Moran Entering High School Story of Cancer Detection Into Congressional Record | NBC4 Washington

Moran Entering High School Story of Cancer Detection Into Congressional Record

Volleyball player's cancer first noticed at high school



    A story about the resilience of a Fairfax County teen, and the devotion shown to her by teachers and coaches in her high school is about to become part of the Congressional Record.

    Maureen Marsh was diagnosed with osteosarcoma, a rare form of bone cancer, two years ago.

    "I was pretty shocked," Marsh said. "I've never really broken a bone, I've never really been sick, so it was just shock."

    Shocked because it was originally misdiagnosed by her doctors as growing pains and tendinitis. It was athletic trainers at Langley High School, where Marsh was a member of the volleyball team, who noticed a small bump on her knee and encouraged her to have it checked out. 

    "Volleyball helped save her life, " said mother Carol Phelan-Marsh of the cancer diagnosis. "If she weren't pushing herself, she just would have thought it was some little irritation."

    Instead, she had surgery to replace her right knee joint, and remove five inches of her femur. She also had to endure eight months of chemotherapy treatment. 

    Marsh was told she would not play volleyball again, but she's back on the court, proving doctors wrong. She's also a straight A student. Her efforts are also being recognized by Virginia Congressman Jim Moran.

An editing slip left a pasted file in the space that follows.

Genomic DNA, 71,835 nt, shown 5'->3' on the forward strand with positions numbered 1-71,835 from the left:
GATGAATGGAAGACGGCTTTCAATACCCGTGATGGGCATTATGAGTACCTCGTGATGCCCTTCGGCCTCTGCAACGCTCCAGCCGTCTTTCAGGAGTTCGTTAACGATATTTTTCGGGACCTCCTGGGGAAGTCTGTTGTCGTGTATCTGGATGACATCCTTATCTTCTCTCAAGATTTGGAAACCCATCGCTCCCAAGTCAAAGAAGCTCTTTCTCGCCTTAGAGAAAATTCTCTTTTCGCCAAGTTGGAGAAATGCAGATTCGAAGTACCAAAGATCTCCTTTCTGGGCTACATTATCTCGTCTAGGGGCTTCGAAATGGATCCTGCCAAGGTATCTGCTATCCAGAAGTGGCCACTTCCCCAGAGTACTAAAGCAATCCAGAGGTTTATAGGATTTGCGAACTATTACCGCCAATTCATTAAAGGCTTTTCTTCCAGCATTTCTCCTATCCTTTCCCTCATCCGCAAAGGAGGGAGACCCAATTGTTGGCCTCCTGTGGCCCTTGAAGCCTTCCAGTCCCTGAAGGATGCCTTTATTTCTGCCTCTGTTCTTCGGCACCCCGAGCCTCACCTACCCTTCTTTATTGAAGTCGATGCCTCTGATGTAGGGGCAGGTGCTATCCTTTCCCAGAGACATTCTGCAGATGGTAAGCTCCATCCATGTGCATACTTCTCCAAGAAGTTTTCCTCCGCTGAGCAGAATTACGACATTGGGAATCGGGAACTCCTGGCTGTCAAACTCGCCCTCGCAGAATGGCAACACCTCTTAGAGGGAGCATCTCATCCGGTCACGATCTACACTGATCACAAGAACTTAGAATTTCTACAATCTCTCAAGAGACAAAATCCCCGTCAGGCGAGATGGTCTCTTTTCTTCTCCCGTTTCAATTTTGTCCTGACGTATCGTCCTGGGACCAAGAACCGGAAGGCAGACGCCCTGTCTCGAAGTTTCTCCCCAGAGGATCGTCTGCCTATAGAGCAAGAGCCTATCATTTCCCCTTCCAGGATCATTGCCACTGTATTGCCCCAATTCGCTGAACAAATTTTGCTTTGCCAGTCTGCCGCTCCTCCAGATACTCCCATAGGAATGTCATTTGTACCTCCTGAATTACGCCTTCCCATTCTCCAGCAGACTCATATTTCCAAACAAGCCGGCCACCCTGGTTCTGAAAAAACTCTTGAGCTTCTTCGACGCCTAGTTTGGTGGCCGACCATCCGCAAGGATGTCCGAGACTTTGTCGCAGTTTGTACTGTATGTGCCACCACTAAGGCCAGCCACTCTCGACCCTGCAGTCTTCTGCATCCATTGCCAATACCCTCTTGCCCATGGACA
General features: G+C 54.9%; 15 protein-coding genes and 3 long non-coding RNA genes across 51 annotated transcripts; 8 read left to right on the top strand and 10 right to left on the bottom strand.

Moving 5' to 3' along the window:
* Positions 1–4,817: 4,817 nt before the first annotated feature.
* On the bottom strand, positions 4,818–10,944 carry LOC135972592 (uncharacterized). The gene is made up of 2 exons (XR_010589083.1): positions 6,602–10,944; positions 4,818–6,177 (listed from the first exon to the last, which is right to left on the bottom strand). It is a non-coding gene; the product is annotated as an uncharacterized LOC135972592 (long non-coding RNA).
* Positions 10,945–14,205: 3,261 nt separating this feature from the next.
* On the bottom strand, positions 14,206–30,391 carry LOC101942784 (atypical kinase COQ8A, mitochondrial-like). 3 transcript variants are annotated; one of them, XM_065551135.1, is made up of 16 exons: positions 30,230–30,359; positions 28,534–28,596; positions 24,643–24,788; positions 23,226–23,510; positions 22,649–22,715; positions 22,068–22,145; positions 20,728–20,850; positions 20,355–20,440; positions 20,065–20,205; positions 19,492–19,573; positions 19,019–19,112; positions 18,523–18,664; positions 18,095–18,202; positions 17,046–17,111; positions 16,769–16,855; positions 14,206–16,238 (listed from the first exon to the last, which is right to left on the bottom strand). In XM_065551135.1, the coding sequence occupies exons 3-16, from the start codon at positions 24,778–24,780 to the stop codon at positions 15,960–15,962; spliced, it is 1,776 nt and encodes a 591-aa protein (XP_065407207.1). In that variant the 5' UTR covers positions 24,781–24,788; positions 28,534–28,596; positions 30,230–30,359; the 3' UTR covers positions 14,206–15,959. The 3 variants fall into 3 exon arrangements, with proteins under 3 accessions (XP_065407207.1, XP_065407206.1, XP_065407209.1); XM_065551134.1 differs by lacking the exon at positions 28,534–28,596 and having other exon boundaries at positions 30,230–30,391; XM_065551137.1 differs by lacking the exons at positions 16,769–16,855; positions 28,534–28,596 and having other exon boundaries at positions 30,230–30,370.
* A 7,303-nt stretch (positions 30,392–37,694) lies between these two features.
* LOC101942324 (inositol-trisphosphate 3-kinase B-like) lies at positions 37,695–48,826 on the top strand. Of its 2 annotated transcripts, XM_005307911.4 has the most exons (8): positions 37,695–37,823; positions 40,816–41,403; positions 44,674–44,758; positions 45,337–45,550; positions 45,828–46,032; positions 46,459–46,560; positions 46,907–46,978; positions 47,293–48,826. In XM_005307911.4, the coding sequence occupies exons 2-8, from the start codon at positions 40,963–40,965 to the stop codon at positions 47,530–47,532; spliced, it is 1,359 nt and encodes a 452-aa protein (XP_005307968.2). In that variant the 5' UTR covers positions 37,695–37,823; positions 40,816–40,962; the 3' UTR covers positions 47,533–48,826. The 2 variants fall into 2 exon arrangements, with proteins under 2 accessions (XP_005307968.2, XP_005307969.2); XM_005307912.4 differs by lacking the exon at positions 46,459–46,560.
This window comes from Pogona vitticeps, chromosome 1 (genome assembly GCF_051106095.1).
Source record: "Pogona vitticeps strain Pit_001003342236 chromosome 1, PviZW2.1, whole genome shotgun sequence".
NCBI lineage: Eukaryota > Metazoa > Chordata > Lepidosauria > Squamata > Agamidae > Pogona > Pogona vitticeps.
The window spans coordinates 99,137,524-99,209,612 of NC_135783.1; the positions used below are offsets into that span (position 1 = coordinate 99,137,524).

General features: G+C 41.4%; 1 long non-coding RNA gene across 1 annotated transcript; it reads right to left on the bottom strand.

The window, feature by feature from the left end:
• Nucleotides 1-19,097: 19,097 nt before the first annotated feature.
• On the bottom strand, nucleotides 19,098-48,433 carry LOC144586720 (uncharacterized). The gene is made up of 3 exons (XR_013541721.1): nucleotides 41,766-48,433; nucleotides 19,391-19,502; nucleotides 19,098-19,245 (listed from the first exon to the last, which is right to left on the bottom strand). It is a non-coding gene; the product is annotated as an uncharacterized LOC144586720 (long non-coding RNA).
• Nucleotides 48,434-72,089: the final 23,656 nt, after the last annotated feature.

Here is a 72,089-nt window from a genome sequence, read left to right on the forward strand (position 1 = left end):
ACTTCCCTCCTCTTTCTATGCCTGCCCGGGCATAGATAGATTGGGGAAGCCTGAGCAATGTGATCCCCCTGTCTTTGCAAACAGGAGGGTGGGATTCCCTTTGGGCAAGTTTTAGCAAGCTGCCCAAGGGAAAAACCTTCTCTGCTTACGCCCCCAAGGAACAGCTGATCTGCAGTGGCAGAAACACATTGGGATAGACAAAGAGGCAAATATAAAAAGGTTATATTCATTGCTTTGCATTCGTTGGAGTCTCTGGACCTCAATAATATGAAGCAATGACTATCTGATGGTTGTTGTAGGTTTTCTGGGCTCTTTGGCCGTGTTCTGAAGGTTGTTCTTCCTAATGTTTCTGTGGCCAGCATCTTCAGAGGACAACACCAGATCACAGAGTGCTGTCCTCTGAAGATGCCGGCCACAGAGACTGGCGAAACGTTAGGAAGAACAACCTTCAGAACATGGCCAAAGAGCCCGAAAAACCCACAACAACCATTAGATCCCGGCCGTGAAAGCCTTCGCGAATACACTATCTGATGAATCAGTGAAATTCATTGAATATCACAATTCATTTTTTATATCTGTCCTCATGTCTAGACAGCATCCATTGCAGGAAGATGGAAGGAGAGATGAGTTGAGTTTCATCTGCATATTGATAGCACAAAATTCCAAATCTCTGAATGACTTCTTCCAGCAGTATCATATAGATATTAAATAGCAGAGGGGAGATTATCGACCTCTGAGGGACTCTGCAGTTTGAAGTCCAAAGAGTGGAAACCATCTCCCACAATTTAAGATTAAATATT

"It's wonderful," said Moran during a visit to Langley High School Monday. "So much credit goes to the Langley High School folks who realized what was wrong and were able to detect the cancer in a timely fashion and deal with this."

    Moran will enter Marsh's story into the Congressional Record for Feb. 14.

    "It's really a testament to the Langley High School community," Moran told Marsh. "It's really a collective effort. Parents. Schools. Your peers. And especially you."

    It's also an honor to the athletic training staff that helped detect the disease.

    "I had no idea all this was happening," said Langley associate athletic trainer Kara Chiocchio. "It's amazing that he came and this is getting written into Congress and everything. It's amazing."